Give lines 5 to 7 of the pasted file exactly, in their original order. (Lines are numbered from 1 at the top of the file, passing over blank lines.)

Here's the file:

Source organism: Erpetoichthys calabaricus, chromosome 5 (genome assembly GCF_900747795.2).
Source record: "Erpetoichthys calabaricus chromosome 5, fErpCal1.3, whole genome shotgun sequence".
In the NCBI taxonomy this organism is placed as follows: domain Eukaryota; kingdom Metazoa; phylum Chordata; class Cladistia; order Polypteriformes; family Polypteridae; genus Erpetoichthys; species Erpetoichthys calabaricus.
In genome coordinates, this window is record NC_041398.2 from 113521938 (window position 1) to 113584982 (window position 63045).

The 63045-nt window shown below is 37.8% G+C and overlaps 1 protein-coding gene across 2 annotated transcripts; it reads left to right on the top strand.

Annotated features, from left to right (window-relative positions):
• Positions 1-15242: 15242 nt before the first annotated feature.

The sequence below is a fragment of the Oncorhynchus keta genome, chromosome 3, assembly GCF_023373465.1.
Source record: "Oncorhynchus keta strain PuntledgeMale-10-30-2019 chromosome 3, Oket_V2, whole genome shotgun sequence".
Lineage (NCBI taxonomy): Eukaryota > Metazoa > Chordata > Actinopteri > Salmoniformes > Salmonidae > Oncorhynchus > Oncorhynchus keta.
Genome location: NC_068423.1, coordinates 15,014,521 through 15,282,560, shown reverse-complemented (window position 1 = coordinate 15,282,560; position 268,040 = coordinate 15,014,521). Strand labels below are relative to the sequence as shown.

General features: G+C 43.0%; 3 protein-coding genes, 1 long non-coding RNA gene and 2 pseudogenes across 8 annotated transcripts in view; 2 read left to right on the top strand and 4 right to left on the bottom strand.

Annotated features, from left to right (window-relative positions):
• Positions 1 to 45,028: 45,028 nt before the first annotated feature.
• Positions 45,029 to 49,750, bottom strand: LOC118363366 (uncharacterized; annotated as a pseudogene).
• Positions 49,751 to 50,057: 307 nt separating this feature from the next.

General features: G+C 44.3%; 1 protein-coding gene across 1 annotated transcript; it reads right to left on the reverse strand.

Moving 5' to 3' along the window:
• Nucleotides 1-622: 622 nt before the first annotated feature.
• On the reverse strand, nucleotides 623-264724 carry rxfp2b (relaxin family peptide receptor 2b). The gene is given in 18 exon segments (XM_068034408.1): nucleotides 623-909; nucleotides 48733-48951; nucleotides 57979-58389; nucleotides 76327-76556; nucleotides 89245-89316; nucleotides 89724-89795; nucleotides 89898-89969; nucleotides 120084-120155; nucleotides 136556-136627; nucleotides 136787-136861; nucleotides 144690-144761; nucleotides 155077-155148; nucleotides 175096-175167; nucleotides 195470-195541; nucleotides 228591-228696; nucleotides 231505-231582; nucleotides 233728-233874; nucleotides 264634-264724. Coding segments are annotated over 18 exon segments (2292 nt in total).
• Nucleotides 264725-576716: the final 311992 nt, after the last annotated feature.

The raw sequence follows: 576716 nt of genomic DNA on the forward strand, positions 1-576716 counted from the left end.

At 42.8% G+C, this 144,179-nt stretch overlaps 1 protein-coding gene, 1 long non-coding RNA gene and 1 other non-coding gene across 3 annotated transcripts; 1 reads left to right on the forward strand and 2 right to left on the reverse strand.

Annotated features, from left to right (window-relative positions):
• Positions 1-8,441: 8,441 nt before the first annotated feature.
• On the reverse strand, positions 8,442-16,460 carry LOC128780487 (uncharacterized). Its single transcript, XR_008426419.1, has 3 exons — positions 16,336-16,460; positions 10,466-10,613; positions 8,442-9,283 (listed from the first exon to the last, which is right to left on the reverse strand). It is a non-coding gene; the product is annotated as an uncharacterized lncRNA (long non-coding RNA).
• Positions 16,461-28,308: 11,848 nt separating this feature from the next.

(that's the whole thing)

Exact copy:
The 63045-nt window shown below is 37.8% G+C and overlaps 1 protein-coding gene across 2 annotated transcripts; it reads left to right on the top strand.

Annotated features, from left to right (window-relative positions):
• Positions 1-15242: 15242 nt before the first annotated feature.